Discussed in Monday’s post, the non-profit municipal utilities, or munis, also can provide local communities highly reliable electricity supply at rates averaging 15 to 20 percent below the rates of traditional investor-owned utilities. Like munis, an LCE offers cost efficiencies, flexibility, and local control. But by virtue of the governor signing a LCE bill, any jurisdiction in the state would have the capacity to form a Joint Power Agreement and purchase and/or develop their own 100% renewable energy, often at significantly lower rates. But unlike munis, they do not face the capital-intensive and open-ended challenge of valuing, purchasing, and maintaining expensive utility infrastructure and the inevitable and always costly and lengthy legal battles that ensue from that process.

LCE offers a “hybrid” approach that exists between the investor-owned (often monopoly) utility and a municipal (or member coop) utility. The LCE community reaps the benefits of controlling power supply and generation without the financial drag of purchasing and maintaining sometimes antiquated utility infrastructure. In this way, it is a great option for municipalities who want control over their power supply but don’t want the financial and operational burdens of owning their own utility.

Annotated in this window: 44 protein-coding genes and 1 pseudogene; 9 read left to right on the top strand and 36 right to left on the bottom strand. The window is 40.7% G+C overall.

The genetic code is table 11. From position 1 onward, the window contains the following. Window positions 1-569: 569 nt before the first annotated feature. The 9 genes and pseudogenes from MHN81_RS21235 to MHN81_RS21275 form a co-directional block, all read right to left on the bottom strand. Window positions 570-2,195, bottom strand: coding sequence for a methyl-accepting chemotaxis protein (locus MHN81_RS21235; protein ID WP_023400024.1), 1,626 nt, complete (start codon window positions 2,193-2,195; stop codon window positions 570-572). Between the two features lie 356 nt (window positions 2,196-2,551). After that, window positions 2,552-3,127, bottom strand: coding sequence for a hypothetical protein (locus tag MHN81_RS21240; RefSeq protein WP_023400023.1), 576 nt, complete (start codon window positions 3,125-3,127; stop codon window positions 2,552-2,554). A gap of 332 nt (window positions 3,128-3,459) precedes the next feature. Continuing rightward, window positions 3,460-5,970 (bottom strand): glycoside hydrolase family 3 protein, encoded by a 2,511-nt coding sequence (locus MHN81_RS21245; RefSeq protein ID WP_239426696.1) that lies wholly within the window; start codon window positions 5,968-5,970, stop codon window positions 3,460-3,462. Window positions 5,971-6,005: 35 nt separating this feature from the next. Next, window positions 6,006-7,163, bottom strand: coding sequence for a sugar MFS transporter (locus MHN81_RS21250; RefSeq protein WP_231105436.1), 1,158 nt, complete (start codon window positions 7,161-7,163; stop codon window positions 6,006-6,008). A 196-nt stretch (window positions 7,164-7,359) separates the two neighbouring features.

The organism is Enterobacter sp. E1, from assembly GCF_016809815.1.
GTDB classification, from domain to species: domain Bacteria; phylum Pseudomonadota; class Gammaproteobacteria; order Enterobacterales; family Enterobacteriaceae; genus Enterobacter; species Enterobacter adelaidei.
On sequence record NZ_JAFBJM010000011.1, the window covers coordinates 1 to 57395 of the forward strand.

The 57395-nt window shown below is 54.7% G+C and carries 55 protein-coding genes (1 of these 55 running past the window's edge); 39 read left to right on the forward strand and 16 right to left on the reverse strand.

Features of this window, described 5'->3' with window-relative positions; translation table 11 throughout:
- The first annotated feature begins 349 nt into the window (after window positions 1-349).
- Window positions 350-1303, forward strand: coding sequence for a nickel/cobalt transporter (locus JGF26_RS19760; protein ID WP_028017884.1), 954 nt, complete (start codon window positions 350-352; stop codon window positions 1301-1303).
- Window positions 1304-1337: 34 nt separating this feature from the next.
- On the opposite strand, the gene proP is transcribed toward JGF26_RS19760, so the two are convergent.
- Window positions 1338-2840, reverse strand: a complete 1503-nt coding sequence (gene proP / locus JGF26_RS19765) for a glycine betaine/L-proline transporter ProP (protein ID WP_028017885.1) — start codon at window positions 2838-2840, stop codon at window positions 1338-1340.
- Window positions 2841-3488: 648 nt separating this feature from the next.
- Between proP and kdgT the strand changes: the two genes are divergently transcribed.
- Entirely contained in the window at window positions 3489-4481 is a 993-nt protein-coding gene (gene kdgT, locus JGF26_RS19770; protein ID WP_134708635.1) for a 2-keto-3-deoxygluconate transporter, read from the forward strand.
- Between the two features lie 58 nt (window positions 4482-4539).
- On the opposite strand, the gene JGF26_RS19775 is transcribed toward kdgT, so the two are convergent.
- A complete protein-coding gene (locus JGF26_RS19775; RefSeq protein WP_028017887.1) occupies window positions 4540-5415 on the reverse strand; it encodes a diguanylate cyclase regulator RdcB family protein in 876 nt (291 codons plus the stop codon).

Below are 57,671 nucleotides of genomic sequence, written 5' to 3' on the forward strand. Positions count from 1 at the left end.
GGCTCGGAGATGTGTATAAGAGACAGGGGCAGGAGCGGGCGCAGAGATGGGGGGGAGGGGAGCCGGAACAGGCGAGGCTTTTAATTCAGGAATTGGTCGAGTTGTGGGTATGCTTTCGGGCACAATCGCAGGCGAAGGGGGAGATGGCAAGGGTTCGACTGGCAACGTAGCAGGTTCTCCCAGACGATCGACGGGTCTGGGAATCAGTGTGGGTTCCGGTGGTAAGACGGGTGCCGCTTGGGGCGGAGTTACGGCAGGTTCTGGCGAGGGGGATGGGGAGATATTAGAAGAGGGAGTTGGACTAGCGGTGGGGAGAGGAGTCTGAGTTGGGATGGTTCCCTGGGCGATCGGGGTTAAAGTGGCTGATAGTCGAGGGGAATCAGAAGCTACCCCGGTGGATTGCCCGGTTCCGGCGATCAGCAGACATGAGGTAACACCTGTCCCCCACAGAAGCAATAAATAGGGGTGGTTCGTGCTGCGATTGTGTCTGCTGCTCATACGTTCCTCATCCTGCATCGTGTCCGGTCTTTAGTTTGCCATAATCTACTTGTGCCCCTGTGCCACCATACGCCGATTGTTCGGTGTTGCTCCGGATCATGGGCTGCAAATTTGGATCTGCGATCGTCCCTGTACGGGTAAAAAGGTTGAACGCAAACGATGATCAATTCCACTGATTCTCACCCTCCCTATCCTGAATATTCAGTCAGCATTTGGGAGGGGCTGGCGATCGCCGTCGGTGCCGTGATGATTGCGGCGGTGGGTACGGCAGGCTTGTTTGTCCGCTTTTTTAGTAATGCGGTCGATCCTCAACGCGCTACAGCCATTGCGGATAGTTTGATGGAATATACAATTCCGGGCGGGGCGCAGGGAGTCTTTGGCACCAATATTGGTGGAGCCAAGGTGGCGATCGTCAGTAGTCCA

Renewable energy is now the cheapest form of energy with wind at 3 cents/kw and solar at 4 cents/kw. Currently, PNM charges customers 14 cents, so it is easy to see how local jurisdictions can significantly cut rates while transitioning to 100% renewable energy. After all a JPA will not pay its CEO $5M a year as PNM does, nor will it export profits to distant shareholders. The money stays here in NM.

Because LCE providers are locally managed, not-for-profit entities, any excess revenue is reinvested into the community through on-bill savings and innovative energy programs, often focusing on historically underserved and disadvantaged communities, including rebates, no-cost and low-cost energy programs, job training and employment programs and more. LCE would enable New Mexican communities to reduce our carbon footprint while driving local economic development and job creation — in a way that’s attainable for all customers.

Case Study for How It Would Work.

If NM passed Local Choice Energy in 2021, jurisdictions across the state could use the legislation to form Joint Power Agreements between a city and county or with tribes for the purpose of purchasing energy or generating their own energy. Let’s imagine that Española created a JPA with Rio Arriba County. That JPA could then issue an RFP asking for bids to sell the JPA 60% of its power. There is a clever reason why this JPA did not want to purchase 100% of their power, but we will get to that.